Sunday, 19 July 2009

Why leaning too far forward is bad as well

Its been a while since I did a ski lesson type post, which was the initial idea of the blog, so here goes with a post on being balanced over the middle of the ski. I have read posts on other sites about finding the sweet spot in the center of the ski. This is a fairly important idea when moving into advanced skiing, so I thought I would put my own spin on the concept.

A common misconception is that it is necessary to lean forwards when skiing. This is probably because many an instructor can be heard telling their clients to get their weight forward, or not to lean back. I have been guilty of this myself on numerous occasions, and as corrective feedback it is perfectly valid to tell somebody who is over the tails of their skis to bring their weight forward. The danger is that they will overcorrect and end up over the fronts of the skis unless it is made clear that they only need to move forward enough to find a balanced position.

In general beginner and intermediate skiers are much more likely to lean backwards than forwards, especially when nervous or tired. It is natural to try and lean uphill, keeping the body as upright as possible, but this translates into leaning back. It is also true that in a snowplough or basic parallel turn leaning back will make it much harder to turn the skis, whereas leaning too far forwards will not cause too many problems. Many skiers will therefore be told to move their weight forwards, while far fewer will be told to move their weight backwards.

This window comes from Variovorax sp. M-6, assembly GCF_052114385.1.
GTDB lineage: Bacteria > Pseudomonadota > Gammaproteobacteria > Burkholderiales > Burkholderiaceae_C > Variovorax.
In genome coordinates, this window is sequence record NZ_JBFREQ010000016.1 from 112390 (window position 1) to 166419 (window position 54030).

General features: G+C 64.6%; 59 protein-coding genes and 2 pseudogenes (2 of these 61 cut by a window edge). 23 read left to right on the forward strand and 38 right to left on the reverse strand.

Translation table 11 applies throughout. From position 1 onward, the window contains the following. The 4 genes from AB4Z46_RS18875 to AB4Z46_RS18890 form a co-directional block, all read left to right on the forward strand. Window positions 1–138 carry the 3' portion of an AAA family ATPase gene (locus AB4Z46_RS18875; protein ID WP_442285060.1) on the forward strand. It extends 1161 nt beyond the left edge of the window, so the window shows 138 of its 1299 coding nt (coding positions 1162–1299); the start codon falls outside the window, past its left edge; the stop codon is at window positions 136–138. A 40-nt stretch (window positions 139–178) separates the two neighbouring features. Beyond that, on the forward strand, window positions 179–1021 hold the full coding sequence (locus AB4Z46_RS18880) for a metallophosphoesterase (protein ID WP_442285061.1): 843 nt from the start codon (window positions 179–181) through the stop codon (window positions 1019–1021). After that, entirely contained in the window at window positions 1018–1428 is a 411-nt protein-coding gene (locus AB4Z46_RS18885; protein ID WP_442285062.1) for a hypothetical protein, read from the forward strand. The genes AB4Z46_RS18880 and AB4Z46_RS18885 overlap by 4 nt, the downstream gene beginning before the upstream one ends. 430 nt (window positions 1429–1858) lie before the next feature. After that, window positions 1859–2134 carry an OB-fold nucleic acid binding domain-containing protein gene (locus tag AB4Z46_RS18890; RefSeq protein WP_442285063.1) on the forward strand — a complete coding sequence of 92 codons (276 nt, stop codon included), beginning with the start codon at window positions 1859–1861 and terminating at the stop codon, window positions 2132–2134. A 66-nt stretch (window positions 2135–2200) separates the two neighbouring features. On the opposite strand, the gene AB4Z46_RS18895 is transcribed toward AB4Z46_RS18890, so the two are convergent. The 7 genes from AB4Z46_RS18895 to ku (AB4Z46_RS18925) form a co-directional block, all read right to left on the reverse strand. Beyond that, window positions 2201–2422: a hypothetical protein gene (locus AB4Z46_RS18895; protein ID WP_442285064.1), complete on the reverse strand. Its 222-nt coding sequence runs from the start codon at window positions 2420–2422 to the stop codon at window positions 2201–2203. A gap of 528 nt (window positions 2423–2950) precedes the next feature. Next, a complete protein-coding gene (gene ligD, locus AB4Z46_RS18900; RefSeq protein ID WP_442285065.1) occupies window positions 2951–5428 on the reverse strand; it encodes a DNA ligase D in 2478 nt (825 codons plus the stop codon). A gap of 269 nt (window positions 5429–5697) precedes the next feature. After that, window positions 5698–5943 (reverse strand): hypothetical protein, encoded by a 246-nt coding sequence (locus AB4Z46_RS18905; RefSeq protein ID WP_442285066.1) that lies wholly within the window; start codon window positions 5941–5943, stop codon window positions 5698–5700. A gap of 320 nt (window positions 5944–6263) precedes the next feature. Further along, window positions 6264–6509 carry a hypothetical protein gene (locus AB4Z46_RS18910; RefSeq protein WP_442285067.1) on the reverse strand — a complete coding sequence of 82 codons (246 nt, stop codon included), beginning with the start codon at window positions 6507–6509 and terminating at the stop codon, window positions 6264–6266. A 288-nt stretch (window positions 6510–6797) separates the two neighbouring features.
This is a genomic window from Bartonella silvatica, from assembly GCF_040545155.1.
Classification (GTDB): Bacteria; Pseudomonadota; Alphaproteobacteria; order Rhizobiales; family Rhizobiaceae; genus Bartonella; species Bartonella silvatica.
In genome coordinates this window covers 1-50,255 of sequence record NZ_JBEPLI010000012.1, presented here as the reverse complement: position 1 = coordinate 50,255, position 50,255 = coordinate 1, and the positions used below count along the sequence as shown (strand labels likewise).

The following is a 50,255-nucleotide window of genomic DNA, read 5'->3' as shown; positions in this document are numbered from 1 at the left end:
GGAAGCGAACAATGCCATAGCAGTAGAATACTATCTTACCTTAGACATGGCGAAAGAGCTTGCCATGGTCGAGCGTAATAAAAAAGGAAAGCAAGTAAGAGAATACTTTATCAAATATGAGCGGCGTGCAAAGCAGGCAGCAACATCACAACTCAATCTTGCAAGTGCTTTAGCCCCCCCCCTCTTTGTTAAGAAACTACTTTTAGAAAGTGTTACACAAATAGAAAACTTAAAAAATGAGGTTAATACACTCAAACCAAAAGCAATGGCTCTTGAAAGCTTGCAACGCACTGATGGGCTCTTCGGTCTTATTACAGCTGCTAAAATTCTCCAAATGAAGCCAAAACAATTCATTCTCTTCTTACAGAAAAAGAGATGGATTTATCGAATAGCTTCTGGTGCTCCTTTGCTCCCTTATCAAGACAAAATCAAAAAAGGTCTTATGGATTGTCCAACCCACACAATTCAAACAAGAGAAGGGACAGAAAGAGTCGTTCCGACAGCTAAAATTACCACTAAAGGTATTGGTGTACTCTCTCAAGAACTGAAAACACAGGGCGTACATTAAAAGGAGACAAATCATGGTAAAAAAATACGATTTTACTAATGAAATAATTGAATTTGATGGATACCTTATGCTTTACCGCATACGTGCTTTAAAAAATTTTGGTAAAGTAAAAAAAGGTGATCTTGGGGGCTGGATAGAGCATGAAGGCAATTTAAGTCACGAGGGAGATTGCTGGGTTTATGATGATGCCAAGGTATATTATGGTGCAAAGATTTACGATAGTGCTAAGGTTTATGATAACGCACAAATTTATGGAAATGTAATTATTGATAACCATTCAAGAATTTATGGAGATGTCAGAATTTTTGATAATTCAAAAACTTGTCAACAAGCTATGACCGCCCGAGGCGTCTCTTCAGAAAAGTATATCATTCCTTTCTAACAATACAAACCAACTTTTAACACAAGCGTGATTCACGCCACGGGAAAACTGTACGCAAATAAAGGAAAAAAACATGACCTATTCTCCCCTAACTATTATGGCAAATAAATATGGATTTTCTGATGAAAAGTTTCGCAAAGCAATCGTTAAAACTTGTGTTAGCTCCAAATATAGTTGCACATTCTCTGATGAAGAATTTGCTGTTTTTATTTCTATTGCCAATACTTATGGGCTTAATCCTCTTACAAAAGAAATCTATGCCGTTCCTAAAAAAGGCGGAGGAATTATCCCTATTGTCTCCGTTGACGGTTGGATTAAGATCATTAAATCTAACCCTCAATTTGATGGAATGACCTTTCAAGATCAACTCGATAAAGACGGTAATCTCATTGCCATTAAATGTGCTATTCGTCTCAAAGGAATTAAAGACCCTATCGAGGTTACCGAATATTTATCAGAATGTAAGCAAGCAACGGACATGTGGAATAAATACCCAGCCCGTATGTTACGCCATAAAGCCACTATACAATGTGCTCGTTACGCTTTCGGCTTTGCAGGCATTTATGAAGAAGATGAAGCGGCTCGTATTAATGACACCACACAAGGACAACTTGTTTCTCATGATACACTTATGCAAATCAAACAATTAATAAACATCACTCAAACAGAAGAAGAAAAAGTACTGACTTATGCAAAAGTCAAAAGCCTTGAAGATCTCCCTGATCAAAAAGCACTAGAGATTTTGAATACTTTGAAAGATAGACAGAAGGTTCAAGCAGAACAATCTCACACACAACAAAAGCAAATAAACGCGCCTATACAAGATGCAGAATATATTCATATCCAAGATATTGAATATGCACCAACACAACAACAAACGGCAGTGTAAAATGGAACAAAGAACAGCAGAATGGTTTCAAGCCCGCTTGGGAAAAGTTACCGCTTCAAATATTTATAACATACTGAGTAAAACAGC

The upshot of this is that good intermediate skiers can easliy find themselves leaning too far forward, without ever realising that this is a bad habit that will inhibit their progress towards advanced techniques.

The trouble is that in higher level skiing leaning too far forward is at least as big a problem as leaning too far back. The key is too stay more or less centered over the ski. I say more or less because the point of balance can move forward and back during a turn, but that is a subject for another post.

If the weight is too far back the skis will be sluggish and difficult to turn. When carving the skis will tend to go straight. If the weight is too far forward the skis will tend to pivot around their tips, meaning skidded turns will be less controlled and when trying to carve the tails will break away and skid sideways. In between these two, in the centre of the ski, is the balance point where the ski performs as it was designed to.


  1. Center of gratify is important in skiing; but must be altered based on ski conditions. If you're skiing powder vs packed, vs blue ice etc.

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    you need to do an update, July was a while ago.

    You also should change your blog to encourage more comments and loss the moderation; open up siggy lines for folks with more than google generic sign in.

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  2. Hi Sandy,

    Thanks for the comment. You might be interested in this post I wrote last year about posture whilst skiing powder.

    You are right - I do need to update the blog more. I have just tweaked the comment settings following your suggestions - I'll see how I get on with spam comments which used to be a problem in the past.

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